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-- THE ARCHIVE --


NEW ZEALAND
Judicial CP - February 1900



Corpun file 23516

Ashburton Guardian, 7 February 1900, p.3


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An Ashburton Case.

At the criminal sessions of the Supreme Court, Timaru, which commenced on Monday, Bartholomew O'Loghlin, a lad of 16, pleaded not guilty to a charge of indecently assaulting a girl of 11 years at Seafield, Ashburton, on December 19.


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Mr. Raymond defended. Mr. White sketched the case, showing that the girl was knocked down and indecently assaulted, with some violence, whilst on her way from school, along a rather lonely road, where she was met by the accused, who was driving a dray along this road. Evidence was given by the little girl; an elder sister, to whom she complained that evening; her mother (an invalid) to whom complaint was made next morning; Constable Ede, who arrested accused on December 23; and the child's father gave evidence as to localities. Accused told Constable Ede that he did not know what he had been doing: he had been drinking; he admitted knocking the girl down.

Mr. Raymond addressed the jury, suggesting doubts as to the credibility of the girl's story.

His Honor, in summing up, said the defence was that the little girl's story was a lie. They had seen her demeanour in the box, and then accused admitted that part of it was true, that he had knocked her down. If that was the usual mode of salutation on the roads of that district, with nothing more to follow, the jury might be satisfied with that explanation. The evidence of the mother and sister was of an independent kind, and accused provided some collaboration himself.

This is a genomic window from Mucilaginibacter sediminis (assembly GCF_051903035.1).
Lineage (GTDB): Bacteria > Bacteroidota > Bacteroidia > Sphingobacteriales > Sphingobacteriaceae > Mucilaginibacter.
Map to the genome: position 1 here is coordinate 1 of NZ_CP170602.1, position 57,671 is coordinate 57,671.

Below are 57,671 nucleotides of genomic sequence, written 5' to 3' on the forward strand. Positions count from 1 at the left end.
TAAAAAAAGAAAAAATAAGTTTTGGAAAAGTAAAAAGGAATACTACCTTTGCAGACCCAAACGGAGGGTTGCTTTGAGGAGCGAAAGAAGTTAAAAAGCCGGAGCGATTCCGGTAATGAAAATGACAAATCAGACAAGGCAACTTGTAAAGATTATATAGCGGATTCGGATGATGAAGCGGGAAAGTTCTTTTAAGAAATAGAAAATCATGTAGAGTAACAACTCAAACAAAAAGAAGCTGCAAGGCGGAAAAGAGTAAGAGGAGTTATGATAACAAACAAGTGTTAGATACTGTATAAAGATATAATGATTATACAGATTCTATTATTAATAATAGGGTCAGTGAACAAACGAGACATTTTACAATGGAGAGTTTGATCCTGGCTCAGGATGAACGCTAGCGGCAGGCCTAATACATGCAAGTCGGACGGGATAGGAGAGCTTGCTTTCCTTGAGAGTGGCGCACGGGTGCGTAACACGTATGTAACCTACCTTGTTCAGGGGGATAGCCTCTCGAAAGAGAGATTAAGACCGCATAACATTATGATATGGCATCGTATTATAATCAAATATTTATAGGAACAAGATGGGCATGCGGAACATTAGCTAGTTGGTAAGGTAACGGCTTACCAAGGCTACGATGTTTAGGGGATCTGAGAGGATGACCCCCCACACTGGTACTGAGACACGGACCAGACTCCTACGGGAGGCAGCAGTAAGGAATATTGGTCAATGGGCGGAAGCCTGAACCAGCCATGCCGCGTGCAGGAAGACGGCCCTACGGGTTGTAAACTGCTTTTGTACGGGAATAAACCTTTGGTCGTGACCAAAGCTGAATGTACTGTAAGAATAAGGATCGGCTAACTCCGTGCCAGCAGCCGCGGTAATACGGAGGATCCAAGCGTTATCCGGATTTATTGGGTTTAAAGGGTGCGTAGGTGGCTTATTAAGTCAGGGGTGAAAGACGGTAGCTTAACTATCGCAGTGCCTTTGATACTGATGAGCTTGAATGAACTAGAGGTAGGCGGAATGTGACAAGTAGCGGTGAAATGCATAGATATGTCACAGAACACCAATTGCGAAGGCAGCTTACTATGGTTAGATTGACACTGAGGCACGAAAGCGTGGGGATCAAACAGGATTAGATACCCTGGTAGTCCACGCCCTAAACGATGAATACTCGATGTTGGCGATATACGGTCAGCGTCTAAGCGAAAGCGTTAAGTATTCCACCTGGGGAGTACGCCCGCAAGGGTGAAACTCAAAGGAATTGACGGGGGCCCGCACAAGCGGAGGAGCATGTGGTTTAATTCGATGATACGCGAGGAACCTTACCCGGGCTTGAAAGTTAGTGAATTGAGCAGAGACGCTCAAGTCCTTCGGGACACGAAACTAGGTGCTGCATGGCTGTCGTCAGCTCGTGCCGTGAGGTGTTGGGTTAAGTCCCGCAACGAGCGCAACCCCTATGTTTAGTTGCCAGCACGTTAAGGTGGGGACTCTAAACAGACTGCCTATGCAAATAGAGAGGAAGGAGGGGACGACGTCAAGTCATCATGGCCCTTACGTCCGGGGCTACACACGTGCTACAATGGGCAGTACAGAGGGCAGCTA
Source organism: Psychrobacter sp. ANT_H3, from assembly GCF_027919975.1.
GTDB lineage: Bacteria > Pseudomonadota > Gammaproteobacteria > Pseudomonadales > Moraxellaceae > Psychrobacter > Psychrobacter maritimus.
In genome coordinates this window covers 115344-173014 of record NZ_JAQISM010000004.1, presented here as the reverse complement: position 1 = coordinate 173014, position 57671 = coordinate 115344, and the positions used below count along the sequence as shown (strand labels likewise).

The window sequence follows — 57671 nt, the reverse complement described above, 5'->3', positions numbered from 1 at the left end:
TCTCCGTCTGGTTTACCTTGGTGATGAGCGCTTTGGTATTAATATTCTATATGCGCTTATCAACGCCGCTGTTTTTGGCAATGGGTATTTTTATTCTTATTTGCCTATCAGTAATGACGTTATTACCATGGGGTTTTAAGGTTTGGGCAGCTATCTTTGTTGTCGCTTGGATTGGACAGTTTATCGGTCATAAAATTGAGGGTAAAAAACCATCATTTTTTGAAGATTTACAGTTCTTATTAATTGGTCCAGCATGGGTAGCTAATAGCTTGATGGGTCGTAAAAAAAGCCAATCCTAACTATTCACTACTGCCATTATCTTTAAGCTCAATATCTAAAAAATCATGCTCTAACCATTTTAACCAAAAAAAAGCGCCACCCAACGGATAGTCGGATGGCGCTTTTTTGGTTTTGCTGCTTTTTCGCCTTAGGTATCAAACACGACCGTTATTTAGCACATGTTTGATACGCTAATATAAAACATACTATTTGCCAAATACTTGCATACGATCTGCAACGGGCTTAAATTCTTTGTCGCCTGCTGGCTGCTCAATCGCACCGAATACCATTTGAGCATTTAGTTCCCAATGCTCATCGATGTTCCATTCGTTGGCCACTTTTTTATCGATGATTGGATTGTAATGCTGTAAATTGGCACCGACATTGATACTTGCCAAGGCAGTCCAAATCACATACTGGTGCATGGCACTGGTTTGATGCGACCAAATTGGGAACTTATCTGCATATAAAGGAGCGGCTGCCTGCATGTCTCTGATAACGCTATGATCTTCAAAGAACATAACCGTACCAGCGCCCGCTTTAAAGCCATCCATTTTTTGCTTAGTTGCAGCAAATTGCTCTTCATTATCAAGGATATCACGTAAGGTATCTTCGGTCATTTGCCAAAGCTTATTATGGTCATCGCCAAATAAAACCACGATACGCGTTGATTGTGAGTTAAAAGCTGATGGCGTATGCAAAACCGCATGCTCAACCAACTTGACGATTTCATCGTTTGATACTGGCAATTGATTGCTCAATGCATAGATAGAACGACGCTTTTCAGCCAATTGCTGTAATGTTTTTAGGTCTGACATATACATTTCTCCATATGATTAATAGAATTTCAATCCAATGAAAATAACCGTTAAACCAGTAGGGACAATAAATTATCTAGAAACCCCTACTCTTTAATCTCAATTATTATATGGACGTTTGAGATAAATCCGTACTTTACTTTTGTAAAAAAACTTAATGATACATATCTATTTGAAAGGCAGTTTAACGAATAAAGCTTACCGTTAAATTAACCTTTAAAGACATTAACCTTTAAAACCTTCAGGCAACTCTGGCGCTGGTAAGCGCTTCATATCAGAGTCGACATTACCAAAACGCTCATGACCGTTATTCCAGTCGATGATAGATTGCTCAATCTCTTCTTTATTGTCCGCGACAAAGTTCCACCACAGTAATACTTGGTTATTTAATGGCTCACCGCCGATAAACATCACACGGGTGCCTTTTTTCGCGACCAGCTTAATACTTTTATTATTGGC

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The jury retired at 5.10 p.m. and at about 6 p.m. returned with a verdict of guilty.

The lad was just over 16, the limit of age for birching, but at the father's request His Honour ordered a birching to be administered by the police, accused to come up for further sentence if called.




Corpun file 23517

Nelson Evening Mail, 27 February 1900, p.2

Industrial School Escapees.


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At the Magistrate's Court this morning, before Mr. Howorth, S.M., Clarence Shepherd, an inmate of St. Mary's Industrial School, was charged with having absconded from the institution on the 15th instant, and pleaded guilty. Sergt Mackay said the lad, with another named Skelton, had escaped from the Orphanage, and was found on the road to Havelock. Sergeant Mackay said the police had considerable trouble in these cases of frequent absconding from the institution, and he pointed out that when the lads were sent back without punishment the good effect was lost. He would ask that before Shepherd was returned to the institution he be birched. The Magistrate complied with the request, and ordered the infliction of ten strokes with the birch before the accused was returned to St. Mary's Industrial School.

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